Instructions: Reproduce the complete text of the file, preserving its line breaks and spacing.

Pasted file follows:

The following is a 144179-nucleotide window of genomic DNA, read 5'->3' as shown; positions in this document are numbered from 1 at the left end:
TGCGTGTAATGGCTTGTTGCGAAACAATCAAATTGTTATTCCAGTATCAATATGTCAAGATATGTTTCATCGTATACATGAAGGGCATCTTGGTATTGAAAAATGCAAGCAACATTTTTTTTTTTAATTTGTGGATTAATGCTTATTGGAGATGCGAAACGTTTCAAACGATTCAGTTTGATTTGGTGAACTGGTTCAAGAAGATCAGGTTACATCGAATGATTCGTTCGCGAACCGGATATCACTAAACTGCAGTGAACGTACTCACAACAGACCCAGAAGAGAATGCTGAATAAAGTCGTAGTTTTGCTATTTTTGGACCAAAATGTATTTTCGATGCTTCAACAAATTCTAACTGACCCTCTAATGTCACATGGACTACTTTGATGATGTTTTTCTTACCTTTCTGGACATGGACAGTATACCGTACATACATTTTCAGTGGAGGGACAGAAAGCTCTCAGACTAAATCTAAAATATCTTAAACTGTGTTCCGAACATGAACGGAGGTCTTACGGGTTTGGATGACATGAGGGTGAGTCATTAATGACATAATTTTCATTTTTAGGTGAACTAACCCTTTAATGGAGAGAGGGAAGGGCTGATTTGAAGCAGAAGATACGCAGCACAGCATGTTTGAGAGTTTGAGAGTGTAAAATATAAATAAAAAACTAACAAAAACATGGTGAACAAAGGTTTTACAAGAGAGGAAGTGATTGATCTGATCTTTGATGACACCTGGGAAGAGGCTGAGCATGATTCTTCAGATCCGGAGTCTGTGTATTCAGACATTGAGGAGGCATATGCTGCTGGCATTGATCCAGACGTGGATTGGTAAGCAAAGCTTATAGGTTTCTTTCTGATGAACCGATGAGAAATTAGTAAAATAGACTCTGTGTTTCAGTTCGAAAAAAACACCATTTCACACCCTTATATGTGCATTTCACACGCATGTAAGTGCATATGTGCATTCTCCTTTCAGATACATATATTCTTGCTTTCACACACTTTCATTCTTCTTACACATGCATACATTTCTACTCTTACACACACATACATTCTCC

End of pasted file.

The following is a 144179-nucleotide window of genomic DNA, read 5'->3' as shown; positions in this document are numbered from 1 at the left end:
TGCGTGTAATGGCTTGTTGCGAAACAATCAAATTGTTATTCCAGTATCAATATGTCAAGATATGTTTCATCGTATACATGAAGGGCATCTTGGTATTGAAAAATGCAAGCAACATTTTTTTTTTTAATTTGTGGATTAATGCTTATTGGAGATGCGAAACGTTTCAAACGATTCAGTTTGATTTGGTGAACTGGTTCAAGAAGATCAGGTTACATCGAATGATTCGTTCGCGAACCGGATATCACTAAACTGCAGTGAACGTACTCACAACAGACCCAGAAGAGAATGCTGAATAAAGTCGTAGTTTTGCTATTTTTGGACCAAAATGTATTTTCGATGCTTCAACAAATTCTAACTGACCCTCTAATGTCACATGGACTACTTTGATGATGTTTTTCTTACCTTTCTGGACATGGACAGTATACCGTACATACATTTTCAGTGGAGGGACAGAAAGCTCTCAGACTAAATCTAAAATATCTTAAACTGTGTTCCGAACATGAACGGAGGTCTTACGGGTTTGGATGACATGAGGGTGAGTCATTAATGACATAATTTTCATTTTTAGGTGAACTAACCCTTTAATGGAGAGAGGGAAGGGCTGATTTGAAGCAGAAGATACGCAGCACAGCATGTTTGAGAGTTTGAGAGTGTAAAATATAAATAAAAAACTAACAAAAACATGGTGAACAAAGGTTTTACAAGAGAGGAAGTGATTGATCTGATCTTTGATGACACCTGGGAAGAGGCTGAGCATGATTCTTCAGATCCGGAGTCTGTGTATTCAGACATTGAGGAGGCATATGCTGCTGGCATTGATCCAGACGTGGATTGGTAAGCAAAGCTTATAGGTTTCTTTCTGATGAACCGATGAGAAATTAGTAAAATAGACTCTGTGTTTCAGTTCGAAAAAAACACCATTTCACACCCTTATATGTGCATTTCACACGCATGTAAGTGCATATGTGCATTCTCCTTTCAGATACATATATTCTTGCTTTCACACACTTTCATTCTTCTTACACATGCATACATTTCTACTCTTACACACACATACATTCTCC